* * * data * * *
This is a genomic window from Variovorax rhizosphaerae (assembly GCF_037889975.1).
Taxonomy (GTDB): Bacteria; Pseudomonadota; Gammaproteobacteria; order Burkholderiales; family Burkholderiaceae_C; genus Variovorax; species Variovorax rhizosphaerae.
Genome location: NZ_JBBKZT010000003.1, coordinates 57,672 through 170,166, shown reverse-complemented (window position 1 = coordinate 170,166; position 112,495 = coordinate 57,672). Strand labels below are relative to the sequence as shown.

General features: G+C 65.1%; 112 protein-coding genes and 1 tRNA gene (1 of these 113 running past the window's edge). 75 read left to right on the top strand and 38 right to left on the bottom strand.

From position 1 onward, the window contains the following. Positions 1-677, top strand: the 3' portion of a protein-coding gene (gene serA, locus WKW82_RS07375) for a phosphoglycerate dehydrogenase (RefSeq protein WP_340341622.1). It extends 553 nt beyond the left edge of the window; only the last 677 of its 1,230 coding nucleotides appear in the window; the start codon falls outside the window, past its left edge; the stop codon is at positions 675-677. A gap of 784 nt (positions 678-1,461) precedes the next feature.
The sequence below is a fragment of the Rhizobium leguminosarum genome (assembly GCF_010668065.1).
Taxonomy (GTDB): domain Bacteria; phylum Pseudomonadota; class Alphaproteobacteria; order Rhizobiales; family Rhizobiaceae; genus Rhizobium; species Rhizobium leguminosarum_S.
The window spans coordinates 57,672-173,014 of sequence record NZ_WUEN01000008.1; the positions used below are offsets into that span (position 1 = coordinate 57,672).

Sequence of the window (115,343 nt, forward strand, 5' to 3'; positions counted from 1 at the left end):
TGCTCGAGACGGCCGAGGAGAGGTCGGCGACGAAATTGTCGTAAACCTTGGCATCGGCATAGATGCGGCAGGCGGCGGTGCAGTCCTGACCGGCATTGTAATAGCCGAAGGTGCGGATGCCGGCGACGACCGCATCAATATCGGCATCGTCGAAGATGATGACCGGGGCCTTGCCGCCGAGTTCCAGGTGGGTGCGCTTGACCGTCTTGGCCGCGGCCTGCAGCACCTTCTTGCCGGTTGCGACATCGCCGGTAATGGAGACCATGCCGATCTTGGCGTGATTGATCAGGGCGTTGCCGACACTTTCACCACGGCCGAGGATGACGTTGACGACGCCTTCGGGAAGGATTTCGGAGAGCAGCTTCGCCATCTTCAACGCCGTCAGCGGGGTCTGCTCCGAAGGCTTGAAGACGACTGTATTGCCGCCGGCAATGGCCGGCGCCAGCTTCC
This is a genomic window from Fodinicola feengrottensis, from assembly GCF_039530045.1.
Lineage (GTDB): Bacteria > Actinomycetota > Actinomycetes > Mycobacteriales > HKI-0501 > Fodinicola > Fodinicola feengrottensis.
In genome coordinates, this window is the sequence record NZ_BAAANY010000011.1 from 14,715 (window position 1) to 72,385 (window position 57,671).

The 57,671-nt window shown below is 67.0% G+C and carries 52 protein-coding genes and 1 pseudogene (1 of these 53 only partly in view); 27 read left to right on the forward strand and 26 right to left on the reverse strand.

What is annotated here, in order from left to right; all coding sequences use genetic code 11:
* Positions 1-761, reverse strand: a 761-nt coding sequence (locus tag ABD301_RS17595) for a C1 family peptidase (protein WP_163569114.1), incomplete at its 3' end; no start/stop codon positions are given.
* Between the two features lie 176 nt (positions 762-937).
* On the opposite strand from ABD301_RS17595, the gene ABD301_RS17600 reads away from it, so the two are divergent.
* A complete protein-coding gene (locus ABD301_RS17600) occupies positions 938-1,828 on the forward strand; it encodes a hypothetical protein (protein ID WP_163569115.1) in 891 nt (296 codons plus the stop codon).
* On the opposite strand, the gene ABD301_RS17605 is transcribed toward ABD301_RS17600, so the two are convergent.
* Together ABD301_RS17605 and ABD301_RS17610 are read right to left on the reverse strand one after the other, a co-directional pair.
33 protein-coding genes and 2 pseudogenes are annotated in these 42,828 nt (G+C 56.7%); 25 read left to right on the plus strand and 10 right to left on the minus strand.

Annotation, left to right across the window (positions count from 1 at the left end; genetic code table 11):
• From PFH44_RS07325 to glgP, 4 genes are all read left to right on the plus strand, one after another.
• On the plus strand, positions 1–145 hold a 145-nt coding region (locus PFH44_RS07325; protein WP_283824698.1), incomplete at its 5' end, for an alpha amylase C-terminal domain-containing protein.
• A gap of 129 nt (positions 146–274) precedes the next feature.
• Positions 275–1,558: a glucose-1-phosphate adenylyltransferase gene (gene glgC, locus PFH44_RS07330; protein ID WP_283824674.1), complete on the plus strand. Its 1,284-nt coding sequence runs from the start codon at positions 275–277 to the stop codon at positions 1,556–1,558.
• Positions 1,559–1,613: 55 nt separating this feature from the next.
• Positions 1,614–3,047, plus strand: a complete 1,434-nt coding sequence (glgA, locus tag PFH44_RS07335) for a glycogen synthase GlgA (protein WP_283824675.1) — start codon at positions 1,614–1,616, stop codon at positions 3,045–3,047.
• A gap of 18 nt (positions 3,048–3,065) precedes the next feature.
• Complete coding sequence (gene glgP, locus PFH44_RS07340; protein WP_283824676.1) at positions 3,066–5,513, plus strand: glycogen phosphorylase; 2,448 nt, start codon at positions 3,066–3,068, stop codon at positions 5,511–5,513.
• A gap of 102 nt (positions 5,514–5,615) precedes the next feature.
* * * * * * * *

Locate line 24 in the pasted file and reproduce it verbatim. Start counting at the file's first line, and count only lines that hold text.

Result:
• From PFH44_RS07325 to glgP, 4 genes are all read left to right on the plus strand, one after another.